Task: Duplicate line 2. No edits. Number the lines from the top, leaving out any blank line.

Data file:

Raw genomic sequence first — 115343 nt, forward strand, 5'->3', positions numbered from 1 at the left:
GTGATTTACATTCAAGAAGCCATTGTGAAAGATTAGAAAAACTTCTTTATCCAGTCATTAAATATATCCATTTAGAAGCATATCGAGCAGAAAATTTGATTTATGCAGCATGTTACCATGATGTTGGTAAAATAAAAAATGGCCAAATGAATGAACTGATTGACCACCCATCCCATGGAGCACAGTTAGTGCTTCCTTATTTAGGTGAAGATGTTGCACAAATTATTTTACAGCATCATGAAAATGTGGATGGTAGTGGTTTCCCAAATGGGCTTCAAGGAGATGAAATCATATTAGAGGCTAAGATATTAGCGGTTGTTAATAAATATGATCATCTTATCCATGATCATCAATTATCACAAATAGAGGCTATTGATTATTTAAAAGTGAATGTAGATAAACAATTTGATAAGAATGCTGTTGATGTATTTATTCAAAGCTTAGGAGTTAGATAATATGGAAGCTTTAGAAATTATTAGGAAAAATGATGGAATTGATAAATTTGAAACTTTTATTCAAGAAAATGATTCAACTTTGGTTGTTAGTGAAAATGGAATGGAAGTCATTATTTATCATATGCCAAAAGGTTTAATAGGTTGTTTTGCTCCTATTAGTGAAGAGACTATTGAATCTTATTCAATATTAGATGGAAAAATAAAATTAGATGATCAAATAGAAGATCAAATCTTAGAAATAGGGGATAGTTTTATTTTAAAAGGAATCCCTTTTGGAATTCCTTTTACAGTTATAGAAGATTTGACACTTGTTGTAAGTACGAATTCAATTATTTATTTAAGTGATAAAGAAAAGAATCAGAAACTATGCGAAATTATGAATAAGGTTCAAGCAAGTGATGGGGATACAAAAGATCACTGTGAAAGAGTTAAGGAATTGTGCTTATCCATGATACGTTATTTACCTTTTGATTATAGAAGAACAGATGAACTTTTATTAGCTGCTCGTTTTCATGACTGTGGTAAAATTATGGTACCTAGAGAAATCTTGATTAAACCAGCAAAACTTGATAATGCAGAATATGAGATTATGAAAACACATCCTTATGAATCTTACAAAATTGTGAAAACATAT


GTGATTTACATTCAAGAAGCCATTGTGAAAGATTAGAAAAACTTCTTTATCCAGTCATTAAATATATCCATTTAGAAGCATATCGAGCAGAAAATTTGATTTATGCAGCATGTTACCATGATGTTGGTAAAATAAAAAATGGCCAAATGAATGAACTGATTGACCACCCATCCCATGGAGCACAGTTAGTGCTTCCTTATTTAGGTGAAGATGTTGCACAAATTATTTTACAGCATCATGAAAATGTGGATGGTAGTGGTTTCCCAAATGGGCTTCAAGGAGATGAAATCATATTAGAGGCTAAGATATTAGCGGTTGTTAATAAATATGATCATCTTATCCATGATCATCAATTATCACAAATAGAGGCTATTGATTATTTAAAAGTGAATGTAGATAAACAATTTGATAAGAATGCTGTTGATGTATTTATTCAAAGCTTAGGAGTTAGATAATATGGAAGCTTTAGAAATTATTAGGAAAAATGATGGAATTGATAAATTTGAAACTTTTATTCAAGAAAATGATTCAACTTTGGTTGTTAGTGAAAATGGAATGGAAGTCATTATTTATCATATGCCAAAAGGTTTAATAGGTTGTTTTGCTCCTATTAGTGAAGAGACTATTGAATCTTATTCAATATTAGATGGAAAAATAAAATTAGATGATCAAATAGAAGATCAAATCTTAGAAATAGGGGATAGTTTTATTTTAAAAGGAATCCCTTTTGGAATTCCTTTTACAGTTATAGAAGATTTGACACTTGTTGTAAGTACGAATTCAATTATTTATTTAAGTGATAAAGAAAAGAATCAGAAACTATGCGAAATTATGAATAAGGTTCAAGCAAGTGATGGGGATACAAAAGATCACTGTGAAAGAGTTAAGGAATTGTGCTTATCCATGATACGTTATTTACCTTTTGATTATAGAAGAACAGATGAACTTTTATTAGCTGCTCGTTTTCATGACTGTGGTAAAATTATGGTACCTAGAGAAATCTTGATTAAACCAGCAAAACTTGATAATGCAGAATATGAGATTATGAAAACACATCCTTATGAATCTTACAAAATTGTGAAAACATAT